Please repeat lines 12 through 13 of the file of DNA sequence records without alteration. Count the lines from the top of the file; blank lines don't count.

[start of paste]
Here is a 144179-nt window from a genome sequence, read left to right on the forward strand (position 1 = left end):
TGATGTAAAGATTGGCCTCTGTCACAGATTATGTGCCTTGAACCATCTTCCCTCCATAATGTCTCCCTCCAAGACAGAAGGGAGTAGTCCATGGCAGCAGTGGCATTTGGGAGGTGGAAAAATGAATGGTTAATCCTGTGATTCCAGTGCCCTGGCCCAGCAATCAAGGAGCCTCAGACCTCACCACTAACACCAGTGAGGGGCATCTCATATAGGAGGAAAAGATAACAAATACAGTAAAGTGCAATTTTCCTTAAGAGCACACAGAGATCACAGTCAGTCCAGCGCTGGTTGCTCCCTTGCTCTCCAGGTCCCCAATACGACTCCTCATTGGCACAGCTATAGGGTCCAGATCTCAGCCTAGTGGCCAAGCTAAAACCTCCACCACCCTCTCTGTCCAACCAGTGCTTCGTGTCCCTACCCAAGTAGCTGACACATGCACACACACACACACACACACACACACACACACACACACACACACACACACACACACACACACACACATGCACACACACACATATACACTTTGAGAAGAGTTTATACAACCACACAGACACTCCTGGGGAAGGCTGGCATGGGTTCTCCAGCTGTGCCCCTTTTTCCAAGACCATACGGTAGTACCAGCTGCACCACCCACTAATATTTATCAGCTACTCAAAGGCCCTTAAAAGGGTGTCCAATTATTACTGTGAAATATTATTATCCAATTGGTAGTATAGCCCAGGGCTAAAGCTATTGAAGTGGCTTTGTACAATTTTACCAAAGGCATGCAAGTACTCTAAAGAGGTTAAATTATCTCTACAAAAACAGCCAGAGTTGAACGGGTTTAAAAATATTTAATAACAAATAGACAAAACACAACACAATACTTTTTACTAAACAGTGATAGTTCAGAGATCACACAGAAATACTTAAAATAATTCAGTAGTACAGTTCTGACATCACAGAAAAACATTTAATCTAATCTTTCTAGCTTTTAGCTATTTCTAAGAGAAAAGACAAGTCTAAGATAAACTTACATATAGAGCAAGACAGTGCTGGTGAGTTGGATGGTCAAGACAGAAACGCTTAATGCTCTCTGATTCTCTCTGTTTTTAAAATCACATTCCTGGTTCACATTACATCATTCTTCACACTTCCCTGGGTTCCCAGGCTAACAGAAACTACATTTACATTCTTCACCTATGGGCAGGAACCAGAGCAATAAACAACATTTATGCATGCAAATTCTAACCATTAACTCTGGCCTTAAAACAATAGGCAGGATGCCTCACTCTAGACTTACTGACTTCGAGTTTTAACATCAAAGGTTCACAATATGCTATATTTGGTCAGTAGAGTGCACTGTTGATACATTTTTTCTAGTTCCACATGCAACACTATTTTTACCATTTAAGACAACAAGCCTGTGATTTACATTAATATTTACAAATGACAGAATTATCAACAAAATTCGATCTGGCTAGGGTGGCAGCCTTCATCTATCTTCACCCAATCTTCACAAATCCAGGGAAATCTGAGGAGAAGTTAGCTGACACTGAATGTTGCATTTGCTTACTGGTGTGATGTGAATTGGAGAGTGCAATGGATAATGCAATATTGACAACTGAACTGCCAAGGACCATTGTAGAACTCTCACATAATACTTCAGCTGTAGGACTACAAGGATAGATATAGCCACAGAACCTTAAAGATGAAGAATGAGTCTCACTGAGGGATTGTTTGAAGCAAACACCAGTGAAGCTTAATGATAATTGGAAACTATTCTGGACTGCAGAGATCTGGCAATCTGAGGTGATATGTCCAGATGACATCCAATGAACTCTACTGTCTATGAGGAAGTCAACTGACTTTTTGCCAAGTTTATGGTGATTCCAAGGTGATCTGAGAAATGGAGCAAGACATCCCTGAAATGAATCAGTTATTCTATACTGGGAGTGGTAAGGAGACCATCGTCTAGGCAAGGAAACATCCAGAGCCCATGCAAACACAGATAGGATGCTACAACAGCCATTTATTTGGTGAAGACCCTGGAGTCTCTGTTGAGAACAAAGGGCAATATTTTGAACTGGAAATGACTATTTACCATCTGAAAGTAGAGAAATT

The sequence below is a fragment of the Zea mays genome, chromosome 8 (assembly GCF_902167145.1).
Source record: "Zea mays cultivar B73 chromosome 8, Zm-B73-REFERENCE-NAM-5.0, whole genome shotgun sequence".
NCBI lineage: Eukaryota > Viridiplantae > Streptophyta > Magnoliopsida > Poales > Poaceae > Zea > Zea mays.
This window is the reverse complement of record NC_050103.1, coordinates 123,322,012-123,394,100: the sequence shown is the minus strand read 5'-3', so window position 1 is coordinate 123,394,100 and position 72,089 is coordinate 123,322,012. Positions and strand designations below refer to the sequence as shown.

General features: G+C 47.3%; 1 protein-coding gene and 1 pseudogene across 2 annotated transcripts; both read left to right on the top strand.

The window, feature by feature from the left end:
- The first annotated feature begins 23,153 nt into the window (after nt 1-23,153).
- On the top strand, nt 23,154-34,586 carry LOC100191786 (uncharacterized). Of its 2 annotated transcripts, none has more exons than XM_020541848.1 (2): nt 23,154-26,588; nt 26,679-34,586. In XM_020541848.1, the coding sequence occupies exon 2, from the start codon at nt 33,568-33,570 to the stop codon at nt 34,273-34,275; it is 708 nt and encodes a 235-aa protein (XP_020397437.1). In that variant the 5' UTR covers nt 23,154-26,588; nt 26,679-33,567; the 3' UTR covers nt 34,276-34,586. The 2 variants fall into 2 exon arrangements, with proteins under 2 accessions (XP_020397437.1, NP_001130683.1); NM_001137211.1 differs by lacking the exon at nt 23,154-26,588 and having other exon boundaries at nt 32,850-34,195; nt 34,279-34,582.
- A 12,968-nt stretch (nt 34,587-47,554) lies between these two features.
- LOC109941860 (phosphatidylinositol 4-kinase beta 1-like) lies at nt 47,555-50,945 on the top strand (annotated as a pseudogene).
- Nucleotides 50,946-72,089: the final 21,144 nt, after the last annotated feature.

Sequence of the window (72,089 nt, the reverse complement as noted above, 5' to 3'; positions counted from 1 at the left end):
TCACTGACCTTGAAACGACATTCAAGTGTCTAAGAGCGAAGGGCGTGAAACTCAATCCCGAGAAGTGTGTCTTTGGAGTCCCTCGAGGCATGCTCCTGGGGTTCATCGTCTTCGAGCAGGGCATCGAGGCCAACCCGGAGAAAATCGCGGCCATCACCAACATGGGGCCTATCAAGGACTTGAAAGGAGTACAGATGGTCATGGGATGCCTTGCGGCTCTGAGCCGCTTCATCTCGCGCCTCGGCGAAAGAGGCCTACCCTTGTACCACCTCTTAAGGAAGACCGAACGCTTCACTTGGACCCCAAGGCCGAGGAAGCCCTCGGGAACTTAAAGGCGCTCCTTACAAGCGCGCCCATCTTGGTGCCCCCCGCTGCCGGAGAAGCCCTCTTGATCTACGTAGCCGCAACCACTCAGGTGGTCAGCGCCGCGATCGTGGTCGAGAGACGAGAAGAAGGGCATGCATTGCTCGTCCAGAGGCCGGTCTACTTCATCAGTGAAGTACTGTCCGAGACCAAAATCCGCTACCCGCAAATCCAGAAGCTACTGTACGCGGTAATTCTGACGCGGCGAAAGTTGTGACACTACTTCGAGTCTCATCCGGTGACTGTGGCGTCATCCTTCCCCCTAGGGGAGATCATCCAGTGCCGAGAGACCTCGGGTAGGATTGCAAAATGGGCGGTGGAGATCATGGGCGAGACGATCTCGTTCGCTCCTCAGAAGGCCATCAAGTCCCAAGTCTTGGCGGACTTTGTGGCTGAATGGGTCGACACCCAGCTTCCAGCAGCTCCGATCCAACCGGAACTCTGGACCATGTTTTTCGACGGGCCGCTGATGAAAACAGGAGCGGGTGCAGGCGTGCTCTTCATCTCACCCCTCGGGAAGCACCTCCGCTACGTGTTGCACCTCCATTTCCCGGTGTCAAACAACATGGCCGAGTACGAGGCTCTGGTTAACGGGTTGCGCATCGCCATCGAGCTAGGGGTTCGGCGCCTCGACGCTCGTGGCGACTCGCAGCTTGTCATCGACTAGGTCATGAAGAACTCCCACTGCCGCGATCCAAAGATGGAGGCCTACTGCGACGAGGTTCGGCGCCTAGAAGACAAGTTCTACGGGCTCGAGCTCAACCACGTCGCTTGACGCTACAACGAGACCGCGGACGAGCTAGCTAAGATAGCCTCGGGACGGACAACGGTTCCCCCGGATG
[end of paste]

- LOC109941860 (phosphatidylinositol 4-kinase beta 1-like) lies at nt 47,555-50,945 on the top strand (annotated as a pseudogene).
- Nucleotides 50,946-72,089: the final 21,144 nt, after the last annotated feature.